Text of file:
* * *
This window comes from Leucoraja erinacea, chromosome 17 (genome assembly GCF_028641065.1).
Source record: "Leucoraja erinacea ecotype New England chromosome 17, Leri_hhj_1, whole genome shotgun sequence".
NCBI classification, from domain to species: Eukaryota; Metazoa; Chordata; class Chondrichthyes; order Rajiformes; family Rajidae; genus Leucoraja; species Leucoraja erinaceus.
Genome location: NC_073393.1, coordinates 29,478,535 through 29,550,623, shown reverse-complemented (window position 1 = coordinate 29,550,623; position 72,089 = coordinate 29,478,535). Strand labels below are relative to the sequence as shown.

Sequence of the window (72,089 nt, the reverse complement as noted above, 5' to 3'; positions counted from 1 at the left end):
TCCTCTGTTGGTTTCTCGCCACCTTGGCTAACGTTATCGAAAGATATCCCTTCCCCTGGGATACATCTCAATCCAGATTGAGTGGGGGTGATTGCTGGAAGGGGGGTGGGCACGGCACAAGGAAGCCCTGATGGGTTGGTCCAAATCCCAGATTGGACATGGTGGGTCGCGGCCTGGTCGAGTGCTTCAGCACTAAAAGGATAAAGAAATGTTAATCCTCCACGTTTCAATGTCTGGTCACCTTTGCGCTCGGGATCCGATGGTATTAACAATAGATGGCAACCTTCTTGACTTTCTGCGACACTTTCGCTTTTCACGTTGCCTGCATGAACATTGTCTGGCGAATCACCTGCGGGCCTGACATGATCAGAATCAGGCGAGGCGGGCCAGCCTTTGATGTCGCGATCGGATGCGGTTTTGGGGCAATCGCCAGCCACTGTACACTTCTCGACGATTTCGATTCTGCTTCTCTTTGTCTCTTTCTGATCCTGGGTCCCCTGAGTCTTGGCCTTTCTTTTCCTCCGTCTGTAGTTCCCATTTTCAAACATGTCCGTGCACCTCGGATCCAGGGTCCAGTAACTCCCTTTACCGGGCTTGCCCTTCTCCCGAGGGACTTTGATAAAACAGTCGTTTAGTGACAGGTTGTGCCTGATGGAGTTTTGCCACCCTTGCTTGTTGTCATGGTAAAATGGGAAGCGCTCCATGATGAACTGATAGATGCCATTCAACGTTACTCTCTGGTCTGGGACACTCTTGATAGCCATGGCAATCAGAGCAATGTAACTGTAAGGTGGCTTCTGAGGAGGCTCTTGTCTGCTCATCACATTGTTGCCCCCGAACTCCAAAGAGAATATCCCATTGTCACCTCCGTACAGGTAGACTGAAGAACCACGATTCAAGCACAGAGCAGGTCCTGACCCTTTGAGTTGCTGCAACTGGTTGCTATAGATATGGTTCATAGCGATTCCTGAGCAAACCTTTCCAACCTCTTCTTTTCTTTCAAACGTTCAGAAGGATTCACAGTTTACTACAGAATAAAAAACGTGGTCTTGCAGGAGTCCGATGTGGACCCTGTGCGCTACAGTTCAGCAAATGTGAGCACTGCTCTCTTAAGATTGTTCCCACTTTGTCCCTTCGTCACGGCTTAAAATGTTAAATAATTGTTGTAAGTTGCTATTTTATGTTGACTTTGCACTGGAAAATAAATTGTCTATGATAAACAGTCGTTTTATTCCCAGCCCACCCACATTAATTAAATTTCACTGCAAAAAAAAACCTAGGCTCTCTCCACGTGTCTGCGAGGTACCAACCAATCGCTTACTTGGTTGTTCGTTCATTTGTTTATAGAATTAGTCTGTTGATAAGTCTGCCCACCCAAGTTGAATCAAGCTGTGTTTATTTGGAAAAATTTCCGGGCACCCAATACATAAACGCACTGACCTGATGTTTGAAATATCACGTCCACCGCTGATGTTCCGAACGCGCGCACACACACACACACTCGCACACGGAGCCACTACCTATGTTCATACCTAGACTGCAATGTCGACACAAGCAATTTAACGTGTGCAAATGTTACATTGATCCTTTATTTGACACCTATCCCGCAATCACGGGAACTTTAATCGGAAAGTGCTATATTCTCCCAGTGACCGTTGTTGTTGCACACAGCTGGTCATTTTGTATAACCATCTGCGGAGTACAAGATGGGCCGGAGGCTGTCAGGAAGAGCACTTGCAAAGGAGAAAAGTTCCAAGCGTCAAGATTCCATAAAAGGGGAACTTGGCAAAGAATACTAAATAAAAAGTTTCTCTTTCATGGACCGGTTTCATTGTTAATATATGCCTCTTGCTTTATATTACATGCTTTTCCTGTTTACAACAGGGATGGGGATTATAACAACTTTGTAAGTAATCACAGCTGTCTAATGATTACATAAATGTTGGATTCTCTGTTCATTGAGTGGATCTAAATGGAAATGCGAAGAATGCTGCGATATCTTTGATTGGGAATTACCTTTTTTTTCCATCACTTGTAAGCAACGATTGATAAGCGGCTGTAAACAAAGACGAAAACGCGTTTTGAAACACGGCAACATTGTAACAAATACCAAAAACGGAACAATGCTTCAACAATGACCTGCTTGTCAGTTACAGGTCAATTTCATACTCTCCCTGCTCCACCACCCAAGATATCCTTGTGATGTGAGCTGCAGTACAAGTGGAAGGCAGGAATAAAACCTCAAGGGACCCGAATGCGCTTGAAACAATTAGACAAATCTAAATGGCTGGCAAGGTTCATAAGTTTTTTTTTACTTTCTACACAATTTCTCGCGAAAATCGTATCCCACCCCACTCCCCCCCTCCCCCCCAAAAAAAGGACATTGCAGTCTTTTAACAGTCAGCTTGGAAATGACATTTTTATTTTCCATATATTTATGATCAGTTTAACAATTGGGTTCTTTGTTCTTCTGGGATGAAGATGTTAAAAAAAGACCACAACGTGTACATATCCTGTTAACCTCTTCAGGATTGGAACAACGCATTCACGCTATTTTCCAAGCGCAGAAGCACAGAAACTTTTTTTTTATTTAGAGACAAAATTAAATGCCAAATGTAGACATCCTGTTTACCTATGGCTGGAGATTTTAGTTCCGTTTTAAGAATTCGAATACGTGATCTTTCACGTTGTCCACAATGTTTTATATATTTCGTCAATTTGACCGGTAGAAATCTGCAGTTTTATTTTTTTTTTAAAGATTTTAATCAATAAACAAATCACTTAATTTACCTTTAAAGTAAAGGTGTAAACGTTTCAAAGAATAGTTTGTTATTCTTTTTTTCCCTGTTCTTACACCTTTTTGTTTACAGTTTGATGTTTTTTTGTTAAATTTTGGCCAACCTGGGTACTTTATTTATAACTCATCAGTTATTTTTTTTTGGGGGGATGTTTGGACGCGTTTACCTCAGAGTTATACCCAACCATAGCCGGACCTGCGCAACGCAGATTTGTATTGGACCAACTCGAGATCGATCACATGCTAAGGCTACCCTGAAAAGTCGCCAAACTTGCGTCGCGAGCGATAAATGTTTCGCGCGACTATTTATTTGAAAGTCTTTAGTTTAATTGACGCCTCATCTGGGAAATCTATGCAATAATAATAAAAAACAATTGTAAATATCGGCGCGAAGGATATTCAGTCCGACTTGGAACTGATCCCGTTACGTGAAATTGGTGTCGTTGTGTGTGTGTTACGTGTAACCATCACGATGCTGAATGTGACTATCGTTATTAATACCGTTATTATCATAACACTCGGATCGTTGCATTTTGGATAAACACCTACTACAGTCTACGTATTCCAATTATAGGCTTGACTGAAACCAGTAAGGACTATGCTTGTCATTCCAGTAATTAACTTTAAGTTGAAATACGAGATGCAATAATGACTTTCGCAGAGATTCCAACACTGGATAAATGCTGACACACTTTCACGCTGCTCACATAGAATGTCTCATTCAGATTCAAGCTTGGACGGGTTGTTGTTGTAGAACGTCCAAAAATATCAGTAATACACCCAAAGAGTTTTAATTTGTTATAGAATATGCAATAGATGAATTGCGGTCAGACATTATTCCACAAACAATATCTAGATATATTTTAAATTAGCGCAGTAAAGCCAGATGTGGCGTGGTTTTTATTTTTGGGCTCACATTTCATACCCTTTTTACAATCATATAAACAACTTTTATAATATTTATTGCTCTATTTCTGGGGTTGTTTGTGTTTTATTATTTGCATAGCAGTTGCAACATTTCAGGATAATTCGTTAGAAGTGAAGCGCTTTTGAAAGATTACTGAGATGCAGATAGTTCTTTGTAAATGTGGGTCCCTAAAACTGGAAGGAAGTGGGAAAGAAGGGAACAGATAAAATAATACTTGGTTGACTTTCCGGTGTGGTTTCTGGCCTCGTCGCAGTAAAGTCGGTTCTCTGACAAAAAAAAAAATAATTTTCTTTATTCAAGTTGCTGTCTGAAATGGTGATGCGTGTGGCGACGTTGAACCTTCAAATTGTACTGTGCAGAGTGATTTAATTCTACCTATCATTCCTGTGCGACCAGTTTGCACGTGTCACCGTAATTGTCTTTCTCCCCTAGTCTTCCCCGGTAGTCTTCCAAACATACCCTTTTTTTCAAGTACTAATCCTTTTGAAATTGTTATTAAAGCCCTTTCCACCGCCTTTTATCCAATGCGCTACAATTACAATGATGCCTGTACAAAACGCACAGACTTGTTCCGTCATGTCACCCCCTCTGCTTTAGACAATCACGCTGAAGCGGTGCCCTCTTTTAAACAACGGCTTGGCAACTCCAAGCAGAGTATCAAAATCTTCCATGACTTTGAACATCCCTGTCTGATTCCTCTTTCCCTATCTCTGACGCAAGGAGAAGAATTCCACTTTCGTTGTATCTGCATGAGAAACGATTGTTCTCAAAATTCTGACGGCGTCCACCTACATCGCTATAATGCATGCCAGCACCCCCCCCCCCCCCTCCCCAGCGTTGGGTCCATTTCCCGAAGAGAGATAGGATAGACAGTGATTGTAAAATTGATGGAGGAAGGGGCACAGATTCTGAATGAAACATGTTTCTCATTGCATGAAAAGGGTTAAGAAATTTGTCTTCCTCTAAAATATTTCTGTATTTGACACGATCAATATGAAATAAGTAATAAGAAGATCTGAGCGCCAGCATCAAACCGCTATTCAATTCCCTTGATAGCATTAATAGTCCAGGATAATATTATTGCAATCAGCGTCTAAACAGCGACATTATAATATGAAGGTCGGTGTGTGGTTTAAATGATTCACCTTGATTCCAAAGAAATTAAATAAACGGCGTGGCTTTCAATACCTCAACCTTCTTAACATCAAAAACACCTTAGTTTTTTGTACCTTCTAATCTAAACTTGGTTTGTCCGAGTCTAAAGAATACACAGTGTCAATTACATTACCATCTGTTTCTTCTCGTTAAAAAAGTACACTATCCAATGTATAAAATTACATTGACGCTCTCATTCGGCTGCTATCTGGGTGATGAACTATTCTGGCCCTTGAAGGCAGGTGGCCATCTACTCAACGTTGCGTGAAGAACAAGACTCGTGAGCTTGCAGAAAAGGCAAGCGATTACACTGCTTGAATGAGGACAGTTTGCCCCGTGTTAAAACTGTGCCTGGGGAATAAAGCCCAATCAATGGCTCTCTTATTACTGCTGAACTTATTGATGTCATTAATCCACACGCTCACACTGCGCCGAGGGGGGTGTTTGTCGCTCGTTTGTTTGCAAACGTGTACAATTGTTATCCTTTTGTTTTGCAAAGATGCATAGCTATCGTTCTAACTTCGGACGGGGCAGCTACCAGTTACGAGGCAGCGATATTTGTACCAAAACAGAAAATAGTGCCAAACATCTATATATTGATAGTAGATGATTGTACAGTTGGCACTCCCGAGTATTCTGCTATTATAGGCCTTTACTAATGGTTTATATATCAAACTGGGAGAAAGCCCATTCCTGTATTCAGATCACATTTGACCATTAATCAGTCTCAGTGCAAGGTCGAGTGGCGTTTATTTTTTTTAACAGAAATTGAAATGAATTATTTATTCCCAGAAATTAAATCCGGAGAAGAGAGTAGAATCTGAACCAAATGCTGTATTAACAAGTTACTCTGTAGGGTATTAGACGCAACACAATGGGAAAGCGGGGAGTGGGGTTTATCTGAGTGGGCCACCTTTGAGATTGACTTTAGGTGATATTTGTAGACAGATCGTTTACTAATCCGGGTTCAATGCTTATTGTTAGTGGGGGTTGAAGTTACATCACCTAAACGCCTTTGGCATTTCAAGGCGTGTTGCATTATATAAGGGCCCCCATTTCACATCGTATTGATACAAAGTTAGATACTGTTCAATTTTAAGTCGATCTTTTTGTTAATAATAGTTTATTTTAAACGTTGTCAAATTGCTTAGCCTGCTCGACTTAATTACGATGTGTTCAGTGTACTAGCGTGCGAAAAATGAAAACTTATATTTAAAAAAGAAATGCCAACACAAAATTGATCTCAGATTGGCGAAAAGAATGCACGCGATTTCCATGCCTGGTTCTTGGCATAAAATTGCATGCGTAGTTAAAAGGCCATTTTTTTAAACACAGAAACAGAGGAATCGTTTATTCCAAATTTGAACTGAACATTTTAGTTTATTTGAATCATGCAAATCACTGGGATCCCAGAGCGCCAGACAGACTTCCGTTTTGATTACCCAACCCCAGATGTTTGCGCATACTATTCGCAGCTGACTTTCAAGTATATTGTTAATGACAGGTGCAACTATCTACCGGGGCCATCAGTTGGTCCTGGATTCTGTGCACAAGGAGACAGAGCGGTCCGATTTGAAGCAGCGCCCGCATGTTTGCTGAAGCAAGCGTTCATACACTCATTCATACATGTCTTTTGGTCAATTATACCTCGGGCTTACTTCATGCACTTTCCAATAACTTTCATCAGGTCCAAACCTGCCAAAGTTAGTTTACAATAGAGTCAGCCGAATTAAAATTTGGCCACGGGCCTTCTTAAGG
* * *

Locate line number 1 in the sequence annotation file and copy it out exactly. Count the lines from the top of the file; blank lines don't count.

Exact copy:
This window comes from Leucoraja erinacea, chromosome 17 (genome assembly GCF_028641065.1).